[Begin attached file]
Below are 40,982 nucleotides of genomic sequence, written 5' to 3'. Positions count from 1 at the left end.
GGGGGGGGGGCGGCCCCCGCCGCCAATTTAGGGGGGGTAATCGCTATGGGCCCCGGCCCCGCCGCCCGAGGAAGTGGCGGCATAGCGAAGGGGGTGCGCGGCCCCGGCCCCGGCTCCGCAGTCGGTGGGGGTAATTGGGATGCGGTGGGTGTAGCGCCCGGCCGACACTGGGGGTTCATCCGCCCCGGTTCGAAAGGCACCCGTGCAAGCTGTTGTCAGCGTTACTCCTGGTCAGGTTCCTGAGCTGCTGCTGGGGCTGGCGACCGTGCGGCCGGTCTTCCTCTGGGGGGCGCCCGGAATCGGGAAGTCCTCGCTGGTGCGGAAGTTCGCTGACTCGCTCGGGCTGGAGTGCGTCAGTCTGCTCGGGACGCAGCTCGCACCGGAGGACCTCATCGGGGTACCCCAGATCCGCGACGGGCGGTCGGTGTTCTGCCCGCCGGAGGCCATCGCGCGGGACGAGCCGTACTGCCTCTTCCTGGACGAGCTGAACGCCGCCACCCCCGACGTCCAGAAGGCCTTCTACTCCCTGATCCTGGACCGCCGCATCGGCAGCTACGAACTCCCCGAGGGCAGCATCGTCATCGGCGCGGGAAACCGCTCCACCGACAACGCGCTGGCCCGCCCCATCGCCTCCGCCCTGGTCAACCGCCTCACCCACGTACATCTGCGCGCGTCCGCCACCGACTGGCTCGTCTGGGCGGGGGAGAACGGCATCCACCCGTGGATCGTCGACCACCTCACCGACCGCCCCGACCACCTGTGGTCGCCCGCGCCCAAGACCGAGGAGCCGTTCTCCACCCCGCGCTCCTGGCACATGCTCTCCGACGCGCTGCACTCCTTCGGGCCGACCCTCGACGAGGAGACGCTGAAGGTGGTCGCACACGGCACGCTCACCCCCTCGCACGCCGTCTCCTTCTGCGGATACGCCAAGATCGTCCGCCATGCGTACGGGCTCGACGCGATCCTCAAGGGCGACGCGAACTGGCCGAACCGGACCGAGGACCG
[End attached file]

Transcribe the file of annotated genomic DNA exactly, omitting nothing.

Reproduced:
Below are 40,982 nucleotides of genomic sequence, written 5' to 3'. Positions count from 1 at the left end.
GGGGGGGGGGCGGCCCCCGCCGCCAATTTAGGGGGGGTAATCGCTATGGGCCCCGGCCCCGCCGCCCGAGGAAGTGGCGGCATAGCGAAGGGGGTGCGCGGCCCCGGCCCCGGCTCCGCAGTCGGTGGGGGTAATTGGGATGCGGTGGGTGTAGCGCCCGGCCGACACTGGGGGTTCATCCGCCCCGGTTCGAAAGGCACCCGTGCAAGCTGTTGTCAGCGTTACTCCTGGTCAGGTTCCTGAGCTGCTGCTGGGGCTGGCGACCGTGCGGCCGGTCTTCCTCTGGGGGGCGCCCGGAATCGGGAAGTCCTCGCTGGTGCGGAAGTTCGCTGACTCGCTCGGGCTGGAGTGCGTCAGTCTGCTCGGGACGCAGCTCGCACCGGAGGACCTCATCGGGGTACCCCAGATCCGCGACGGGCGGTCGGTGTTCTGCCCGCCGGAGGCCATCGCGCGGGACGAGCCGTACTGCCTCTTCCTGGACGAGCTGAACGCCGCCACCCCCGACGTCCAGAAGGCCTTCTACTCCCTGATCCTGGACCGCCGCATCGGCAGCTACGAACTCCCCGAGGGCAGCATCGTCATCGGCGCGGGAAACCGCTCCACCGACAACGCGCTGGCCCGCCCCATCGCCTCCGCCCTGGTCAACCGCCTCACCCACGTACATCTGCGCGCGTCCGCCACCGACTGGCTCGTCTGGGCGGGGGAGAACGGCATCCACCCGTGGATCGTCGACCACCTCACCGACCGCCCCGACCACCTGTGGTCGCCCGCGCCCAAGACCGAGGAGCCGTTCTCCACCCCGCGCTCCTGGCACATGCTCTCCGACGCGCTGCACTCCTTCGGGCCGACCCTCGACGAGGAGACGCTGAAGGTGGTCGCACACGGCACGCTCACCCCCTCGCACGCCGTCTCCTTCTGCGGATACGCCAAGATCGTCCGCCATGCGTACGGGCTCGACGCGATCCTCAAGGGCGACGCGAACTGGCCGAACCGGACCGAGGACCG